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Buying Bitcoin Now Is a ‘Perfect’ Play, Wall Street Powerhouse Says

Bitcoin prices plunged in 2022. Is the biggest crypto cheap enough to be a buy?


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Bitcoin
has entered 2023 so beaten down that analysts beyond the chorus of crypto perma-bulls are saying the largest digital asset may be at historically cheap levels. But that doesn’t mean the bull case is solid—far from it.

The market capitalization of cryptocurrencies sat around $800 billion on Tuesday, a far cry from the near-$3 trillion market cap at the peak of prices in November 2021, with Bitcoin down by some 75% over the same period. 

Digital assets experienced a painful rout last year amid rising interest rates and a sliding stock market, to say nothing of cracks in crypto that exacerbated losses, like the meltdown of stablecoin ecosystem Terra or the bankruptcy of exchange FTX.

Many on Wall Street are betting against a recovery in token prices any time soon, with market participants across traditional finance seeing Bitcoin as more likely to halve in 2023 than double and even more optimistic price targets still classifying as grim.

Perhaps it’s a surprise then that analysts at Bernstein—decades-old and a stalwart of the Street—join the chorus of Bitcoin “whales” and crypto bulls who see digital assets not as facing existential threats, but rather at historically cheap levels.

“Buying into crypto stress has a perfect track record. Bitcoin in its 13-year history has experienced two winters prior to the 2022 winter, and has always come back with exponential returns from the bottom,” Bernstein’s Gautam Chhugani and Manas Agrawal wrote in a report Monday. “This is not simply about discounted prices, but it is about the long-term future of the industry. The industry has a great track record of fighting back from its lows and taking punches when down.”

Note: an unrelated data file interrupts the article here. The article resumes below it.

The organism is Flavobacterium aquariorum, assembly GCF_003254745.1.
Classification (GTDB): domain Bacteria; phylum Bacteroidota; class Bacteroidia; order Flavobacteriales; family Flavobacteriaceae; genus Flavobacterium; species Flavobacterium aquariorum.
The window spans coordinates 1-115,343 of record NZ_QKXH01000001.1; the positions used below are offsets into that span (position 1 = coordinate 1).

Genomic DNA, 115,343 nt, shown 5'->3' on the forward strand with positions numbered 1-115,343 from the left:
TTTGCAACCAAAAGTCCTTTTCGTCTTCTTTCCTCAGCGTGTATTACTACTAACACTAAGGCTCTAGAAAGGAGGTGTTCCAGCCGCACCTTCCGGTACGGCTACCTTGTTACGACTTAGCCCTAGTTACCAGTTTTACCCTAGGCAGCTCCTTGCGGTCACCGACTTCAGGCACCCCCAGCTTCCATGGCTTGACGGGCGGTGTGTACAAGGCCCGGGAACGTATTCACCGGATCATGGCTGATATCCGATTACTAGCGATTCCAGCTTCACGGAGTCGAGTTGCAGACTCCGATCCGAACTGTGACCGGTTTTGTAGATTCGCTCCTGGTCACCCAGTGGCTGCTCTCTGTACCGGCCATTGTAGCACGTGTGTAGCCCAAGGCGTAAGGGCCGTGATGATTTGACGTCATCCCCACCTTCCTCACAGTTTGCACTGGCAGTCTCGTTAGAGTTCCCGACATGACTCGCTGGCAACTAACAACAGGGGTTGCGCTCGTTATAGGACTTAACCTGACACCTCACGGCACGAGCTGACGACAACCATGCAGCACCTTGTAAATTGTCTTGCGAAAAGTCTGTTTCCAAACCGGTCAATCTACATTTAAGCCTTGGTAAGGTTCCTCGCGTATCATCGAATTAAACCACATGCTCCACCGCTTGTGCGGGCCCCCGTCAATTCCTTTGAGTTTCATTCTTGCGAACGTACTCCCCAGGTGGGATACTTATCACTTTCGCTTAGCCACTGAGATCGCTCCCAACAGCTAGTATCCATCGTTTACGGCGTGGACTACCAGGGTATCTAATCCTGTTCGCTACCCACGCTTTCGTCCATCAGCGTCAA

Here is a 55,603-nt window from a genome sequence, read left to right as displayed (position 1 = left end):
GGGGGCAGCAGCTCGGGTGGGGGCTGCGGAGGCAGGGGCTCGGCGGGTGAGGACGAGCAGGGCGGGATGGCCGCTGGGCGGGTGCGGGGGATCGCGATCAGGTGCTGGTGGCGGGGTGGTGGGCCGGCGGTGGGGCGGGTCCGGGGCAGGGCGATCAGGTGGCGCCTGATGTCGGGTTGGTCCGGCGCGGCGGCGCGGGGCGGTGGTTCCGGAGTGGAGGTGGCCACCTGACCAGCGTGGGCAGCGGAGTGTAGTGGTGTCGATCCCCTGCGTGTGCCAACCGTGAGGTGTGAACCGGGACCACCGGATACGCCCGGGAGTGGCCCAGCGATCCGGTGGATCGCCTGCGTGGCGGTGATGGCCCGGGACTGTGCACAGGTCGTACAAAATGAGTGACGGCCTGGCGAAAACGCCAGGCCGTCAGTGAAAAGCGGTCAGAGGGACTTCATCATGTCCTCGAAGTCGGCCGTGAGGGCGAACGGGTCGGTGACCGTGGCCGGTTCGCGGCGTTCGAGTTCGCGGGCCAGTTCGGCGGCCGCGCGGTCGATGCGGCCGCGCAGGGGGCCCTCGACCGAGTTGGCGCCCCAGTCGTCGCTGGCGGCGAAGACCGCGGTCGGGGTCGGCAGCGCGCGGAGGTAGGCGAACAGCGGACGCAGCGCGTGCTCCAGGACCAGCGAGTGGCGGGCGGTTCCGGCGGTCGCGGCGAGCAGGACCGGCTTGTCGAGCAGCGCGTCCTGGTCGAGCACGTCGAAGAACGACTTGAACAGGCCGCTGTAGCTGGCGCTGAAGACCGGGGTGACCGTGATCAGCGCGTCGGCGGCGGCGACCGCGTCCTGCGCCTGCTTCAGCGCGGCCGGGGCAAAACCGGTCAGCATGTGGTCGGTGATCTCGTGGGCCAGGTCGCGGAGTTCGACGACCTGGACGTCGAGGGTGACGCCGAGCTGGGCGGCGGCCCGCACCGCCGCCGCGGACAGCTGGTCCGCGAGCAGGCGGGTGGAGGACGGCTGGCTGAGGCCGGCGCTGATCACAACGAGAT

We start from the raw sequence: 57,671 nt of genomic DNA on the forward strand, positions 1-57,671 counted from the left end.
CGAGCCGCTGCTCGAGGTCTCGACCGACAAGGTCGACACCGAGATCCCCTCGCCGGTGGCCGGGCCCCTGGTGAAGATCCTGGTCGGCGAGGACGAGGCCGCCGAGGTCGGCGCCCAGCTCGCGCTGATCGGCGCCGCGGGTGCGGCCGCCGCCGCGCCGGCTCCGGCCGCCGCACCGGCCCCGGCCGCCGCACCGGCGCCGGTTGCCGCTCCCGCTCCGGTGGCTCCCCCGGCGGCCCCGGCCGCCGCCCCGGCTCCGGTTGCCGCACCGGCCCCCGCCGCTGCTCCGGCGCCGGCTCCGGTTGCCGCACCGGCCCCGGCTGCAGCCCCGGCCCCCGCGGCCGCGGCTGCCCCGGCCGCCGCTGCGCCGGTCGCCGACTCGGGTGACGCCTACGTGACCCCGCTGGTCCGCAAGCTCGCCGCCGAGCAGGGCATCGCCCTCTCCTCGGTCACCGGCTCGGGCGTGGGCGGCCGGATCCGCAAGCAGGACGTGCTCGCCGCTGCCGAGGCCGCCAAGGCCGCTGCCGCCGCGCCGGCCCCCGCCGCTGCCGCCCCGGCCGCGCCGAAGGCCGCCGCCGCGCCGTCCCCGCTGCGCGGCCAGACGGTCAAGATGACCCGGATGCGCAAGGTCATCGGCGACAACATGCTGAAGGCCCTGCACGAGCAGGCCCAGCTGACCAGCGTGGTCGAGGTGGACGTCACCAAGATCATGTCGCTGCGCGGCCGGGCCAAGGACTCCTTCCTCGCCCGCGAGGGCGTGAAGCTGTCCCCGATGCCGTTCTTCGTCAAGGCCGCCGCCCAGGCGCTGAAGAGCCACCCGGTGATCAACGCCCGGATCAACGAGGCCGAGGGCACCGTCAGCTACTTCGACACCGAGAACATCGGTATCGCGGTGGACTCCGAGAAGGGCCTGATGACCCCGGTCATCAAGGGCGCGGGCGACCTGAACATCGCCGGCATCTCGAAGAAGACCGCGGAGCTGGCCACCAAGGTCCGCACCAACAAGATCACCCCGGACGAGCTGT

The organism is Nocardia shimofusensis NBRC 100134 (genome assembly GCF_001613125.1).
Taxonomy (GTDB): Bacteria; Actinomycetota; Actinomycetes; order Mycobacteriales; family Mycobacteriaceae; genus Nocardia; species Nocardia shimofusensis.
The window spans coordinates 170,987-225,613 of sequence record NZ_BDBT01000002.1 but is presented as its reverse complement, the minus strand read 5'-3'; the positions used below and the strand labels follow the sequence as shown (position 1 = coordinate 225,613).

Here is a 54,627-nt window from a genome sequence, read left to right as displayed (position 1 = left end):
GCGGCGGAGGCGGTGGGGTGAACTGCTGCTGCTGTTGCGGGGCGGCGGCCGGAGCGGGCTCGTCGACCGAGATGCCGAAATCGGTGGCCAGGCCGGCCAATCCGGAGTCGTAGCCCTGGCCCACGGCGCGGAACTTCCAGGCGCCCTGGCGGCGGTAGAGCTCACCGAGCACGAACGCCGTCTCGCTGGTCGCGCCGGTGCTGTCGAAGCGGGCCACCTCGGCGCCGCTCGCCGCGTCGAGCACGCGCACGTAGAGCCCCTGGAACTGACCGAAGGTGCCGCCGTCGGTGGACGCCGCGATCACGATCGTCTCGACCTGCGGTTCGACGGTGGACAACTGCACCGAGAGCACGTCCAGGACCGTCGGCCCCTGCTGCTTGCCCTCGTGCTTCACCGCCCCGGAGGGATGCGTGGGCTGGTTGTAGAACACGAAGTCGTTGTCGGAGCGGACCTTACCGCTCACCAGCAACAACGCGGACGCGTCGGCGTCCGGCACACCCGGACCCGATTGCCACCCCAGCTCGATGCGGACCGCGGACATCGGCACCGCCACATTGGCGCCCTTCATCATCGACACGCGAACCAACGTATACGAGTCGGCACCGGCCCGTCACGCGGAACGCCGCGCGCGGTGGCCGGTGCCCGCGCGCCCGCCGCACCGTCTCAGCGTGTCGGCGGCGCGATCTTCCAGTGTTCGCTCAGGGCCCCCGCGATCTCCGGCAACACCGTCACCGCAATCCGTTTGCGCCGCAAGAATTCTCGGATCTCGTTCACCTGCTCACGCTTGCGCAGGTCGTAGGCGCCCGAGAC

In fact, after a year in which Bitcoin outpaced losses notched by the
S&P 500
and tech-heavy
Nasdaq
indexes, the Bernstein analysts see crypto as being a better growth play than tech stocks. This isn’t a thesis based on retail investor-mania or
Tesla
(ticker: TSLA) buying more Bitcoin, but rather about the potential for wider adoption among internet users.

“Crypto is probably amongst the few industries that can clock frontier-tech-like growth, in a maturing tech landscape,” Chhugani and Agrawal wrote. “Crypto touches less than 5% of total internet users with significant headroom for application led adoption.”

But there is a bear case—and a big one. Crypto faces dire headwinds going into 2023, including existential threats from regulation, a still-gloomy macro backdrop unfavorable to risk-sensitive assets, and waning demand from institutional and retail investors alike.

The Bernstein team also noted more platform-specific criticisms, including the notion that crypto user applications are in “a speculative feedback loop” and that blockchains face challenges to scaling and operating at transaction costs. These should be solved by the “ample” developers working in the ecosystem on consumer-facing apps and an overall trend of improving scaling, they said.

“Investors should continue to focus on the long-term consumer adoption of crypto. Long-term crypto adoption should mirror the adoption of the internet,” Chhugani and Agrawal wrote. “As blockchains scale and applications mature, we expect the monthly user base to grow 10-100x over the long term.”

That sounds great—but having the stomach to bet on that thesis as analysts focused on market technicals say Bitcoin remains on a long-term downtrend is another matter.

Write to Jack Denton at jack.denton@barrons.com


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